Blockchain and Identity

Mark van Rijmenam posed some questions on LinkedIn today around Identity and Blockchain. This is an interesting and important topic and my reply would be a bit long so I thought a blog post would be better.

Specifically he asked,

– What is identity?

– What are the current problems with identity?

– Should we put identity on the Blockchain and if so, why and how should it be done?

– What are the advantages / disadvantages of doing so?

– What are the challenges of putting identity on the Blockchain?

– What are some interesting use cases of identity on the Blockchain?

My first thought was that identity is not limited to people. Especially with the rise of IoT and it’s convergence with Blockchain, asset identity may be even more important than human identity in some use cases. Machine to machine communication may include instructions or payments and establishing trusted identity is fundamental to accurate execution.

The core problem throughout almost all identity is trust. Blockchain addresses the Trusted Third Party issue for everything once it is in the Blockchain. But even it can not provide complete trust when mapping real life identity to the digital Blockchain identity. That is, I can steal your password or cert. I can program my parking meter to say it has a serial number the same as your parking meter, etc. Authentication is NOT guaranteed by any Blockchain for physical identity.

To illustrate this a bit more, bitcoin does not have a physical IRL existence outside of its digital existence. A bitcoin is created and exists only in the digital world. So the Blockchain provides the trust acceptable to all that it exists and there is no other existence. No interactions outside of the blockchain are possible with a bitcoin. The blockchain provides trust on the digital identity of the bitcoin owner, but can not provide the trust that I am the physical owner of that digital identity. At least not inherently.

So the question is who or what provides the trust to map real life to digital identity. And that starts with the trust in real life. Driver’s licenses and passports can be faked, even by governments, the supposed trusted party. Fingerprints and iris scans are pretty good, but not infallible. DNA might seem to be perfect, but maybe I can steal a drop your blood and use it in the identity sensor at authentication time. I’m skeptical that real life identity can ever be 100% trusted, but several mechanisms provide enough trust to operate on. Most of the above can be trusted for most activity, car VIN numbers and titles are trustable enough for me to buy your used car, etc. Fraud does occur there, but most people will never experience it.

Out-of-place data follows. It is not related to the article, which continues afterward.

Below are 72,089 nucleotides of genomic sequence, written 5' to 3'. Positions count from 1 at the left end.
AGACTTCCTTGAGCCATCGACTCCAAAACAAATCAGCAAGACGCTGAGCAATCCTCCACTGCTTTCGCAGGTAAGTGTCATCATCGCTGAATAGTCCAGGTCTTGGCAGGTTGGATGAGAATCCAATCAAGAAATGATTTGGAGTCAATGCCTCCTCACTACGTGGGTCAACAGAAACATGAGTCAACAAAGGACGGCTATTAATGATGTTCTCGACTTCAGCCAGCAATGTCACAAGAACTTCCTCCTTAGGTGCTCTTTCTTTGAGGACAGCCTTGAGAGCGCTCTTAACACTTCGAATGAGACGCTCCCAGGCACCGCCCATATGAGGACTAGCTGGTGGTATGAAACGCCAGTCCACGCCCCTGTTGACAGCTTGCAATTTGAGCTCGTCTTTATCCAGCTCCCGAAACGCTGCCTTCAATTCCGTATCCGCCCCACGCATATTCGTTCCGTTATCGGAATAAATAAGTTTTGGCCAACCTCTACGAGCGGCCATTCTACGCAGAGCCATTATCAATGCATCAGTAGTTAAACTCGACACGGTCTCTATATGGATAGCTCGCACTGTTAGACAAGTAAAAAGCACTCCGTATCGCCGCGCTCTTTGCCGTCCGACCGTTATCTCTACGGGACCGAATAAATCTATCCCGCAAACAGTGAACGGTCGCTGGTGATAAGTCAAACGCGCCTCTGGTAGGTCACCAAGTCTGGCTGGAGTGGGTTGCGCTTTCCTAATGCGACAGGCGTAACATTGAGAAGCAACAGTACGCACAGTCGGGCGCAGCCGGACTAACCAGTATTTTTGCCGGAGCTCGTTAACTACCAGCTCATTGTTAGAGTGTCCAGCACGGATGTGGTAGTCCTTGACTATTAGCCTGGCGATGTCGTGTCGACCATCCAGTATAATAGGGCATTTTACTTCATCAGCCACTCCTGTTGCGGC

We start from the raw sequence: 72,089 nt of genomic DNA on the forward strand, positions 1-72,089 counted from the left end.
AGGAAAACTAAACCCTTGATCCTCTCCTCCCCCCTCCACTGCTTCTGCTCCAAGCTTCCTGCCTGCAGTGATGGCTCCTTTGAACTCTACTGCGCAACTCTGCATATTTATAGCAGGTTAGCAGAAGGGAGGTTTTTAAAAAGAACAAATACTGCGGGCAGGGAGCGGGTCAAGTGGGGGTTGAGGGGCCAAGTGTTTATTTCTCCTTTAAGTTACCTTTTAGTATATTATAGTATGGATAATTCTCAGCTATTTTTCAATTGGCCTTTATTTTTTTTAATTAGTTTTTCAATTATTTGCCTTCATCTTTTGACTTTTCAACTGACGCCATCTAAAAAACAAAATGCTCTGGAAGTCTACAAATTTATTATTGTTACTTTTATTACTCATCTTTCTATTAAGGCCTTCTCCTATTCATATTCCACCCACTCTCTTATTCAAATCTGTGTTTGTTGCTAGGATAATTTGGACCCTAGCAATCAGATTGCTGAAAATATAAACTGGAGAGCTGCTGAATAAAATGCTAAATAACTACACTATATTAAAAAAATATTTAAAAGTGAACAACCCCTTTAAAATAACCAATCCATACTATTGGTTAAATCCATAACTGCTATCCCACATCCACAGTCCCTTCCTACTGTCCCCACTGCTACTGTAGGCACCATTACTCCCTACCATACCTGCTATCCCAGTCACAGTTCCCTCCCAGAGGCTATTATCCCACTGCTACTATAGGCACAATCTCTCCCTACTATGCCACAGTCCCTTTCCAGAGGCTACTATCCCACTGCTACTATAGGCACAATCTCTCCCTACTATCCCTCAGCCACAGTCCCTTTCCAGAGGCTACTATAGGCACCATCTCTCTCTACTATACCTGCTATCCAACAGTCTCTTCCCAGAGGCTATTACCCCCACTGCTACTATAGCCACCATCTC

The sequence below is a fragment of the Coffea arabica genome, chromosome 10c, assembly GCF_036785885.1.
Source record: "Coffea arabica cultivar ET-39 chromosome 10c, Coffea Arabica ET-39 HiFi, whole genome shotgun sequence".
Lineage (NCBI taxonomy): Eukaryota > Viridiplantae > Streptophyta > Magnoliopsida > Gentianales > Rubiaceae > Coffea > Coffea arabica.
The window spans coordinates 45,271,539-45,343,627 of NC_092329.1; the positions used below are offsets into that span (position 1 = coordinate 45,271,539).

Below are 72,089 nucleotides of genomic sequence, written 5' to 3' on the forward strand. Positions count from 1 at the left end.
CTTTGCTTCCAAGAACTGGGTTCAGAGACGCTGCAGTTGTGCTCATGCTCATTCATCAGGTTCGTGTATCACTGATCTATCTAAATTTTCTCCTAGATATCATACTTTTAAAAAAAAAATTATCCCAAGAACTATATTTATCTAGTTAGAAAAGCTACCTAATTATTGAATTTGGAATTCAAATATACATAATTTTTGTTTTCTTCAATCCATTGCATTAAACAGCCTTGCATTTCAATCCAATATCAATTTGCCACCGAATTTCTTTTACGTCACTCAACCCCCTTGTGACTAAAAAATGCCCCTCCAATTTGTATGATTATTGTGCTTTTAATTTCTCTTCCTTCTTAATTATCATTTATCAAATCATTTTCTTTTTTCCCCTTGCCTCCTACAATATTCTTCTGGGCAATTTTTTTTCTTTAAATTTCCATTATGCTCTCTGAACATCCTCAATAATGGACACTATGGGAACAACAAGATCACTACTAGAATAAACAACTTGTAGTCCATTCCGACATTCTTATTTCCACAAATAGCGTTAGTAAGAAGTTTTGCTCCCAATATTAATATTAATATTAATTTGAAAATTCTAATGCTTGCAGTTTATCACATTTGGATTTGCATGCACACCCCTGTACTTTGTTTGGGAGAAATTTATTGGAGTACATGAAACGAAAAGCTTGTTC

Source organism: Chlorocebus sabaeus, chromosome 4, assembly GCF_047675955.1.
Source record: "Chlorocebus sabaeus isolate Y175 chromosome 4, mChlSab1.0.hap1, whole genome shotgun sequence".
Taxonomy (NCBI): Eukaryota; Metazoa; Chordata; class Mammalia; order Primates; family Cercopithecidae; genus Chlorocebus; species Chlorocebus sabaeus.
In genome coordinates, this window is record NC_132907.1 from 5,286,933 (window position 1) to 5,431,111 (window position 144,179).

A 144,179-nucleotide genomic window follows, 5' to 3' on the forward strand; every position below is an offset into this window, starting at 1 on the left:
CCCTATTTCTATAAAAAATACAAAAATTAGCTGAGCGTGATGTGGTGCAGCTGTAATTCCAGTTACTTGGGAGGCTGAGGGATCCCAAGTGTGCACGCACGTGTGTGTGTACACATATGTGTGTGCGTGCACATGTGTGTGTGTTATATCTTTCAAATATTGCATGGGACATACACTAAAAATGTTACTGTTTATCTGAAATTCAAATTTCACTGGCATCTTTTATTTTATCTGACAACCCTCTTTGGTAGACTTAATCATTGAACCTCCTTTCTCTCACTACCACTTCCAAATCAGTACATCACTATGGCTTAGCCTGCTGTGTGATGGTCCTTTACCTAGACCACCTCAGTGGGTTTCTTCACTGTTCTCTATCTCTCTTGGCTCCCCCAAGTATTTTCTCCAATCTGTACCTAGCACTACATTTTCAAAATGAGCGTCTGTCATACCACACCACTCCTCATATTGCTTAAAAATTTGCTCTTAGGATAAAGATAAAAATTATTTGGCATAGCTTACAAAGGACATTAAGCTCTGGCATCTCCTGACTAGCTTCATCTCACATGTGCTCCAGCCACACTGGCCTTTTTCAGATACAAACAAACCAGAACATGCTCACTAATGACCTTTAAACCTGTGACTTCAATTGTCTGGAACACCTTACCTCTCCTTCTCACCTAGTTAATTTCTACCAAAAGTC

One interesting approach is being provided by Sovrin. One component of their methodology is Reputation Enhancement, which can, in effect, provide some quantification of the level of trust that should be assigned to any identity. The more trusted claims you have (in Sovrin lingo), the higher your trust level. Or, having a US passport and a state driver’s license is more trusted than if I only have a state driver’s license. There are several other parts to Sovrin and I encourage people to explore their approach. It is based on distributed ledger technology, i.e., Blockchain.

Hyperledger separates identity management from the Blockchain. Once the identity is authenticated it is used in the Blockchain. But by abstracting identity management from the Blockchain proper many authentication schemes can be implemented. LDAP is expected to be utilized in many business use cases where organizations already have implemented it to their satisfaction. That often includes two-factor authentication, guaranteed encryption, etc. A facial recognition scheme could be implemented if desired.

To sum up my perspective then, Blockchain can guarantee an identity once it is in the blockchain, or digital existence. Blockchain can provide a significant and sometimes quantifiable level of trust to the real life to digital mapping. But Blockchain can not provide a guarantee on the actual physical identity of a person or asset / object. There will always be some way to fake that and hence some level of uncertainty.



One thought on “Blockchain and Identity

  1. Pingback: Sovrin Blockchain Identity Management Joins Hyperledger | Belltane Blog

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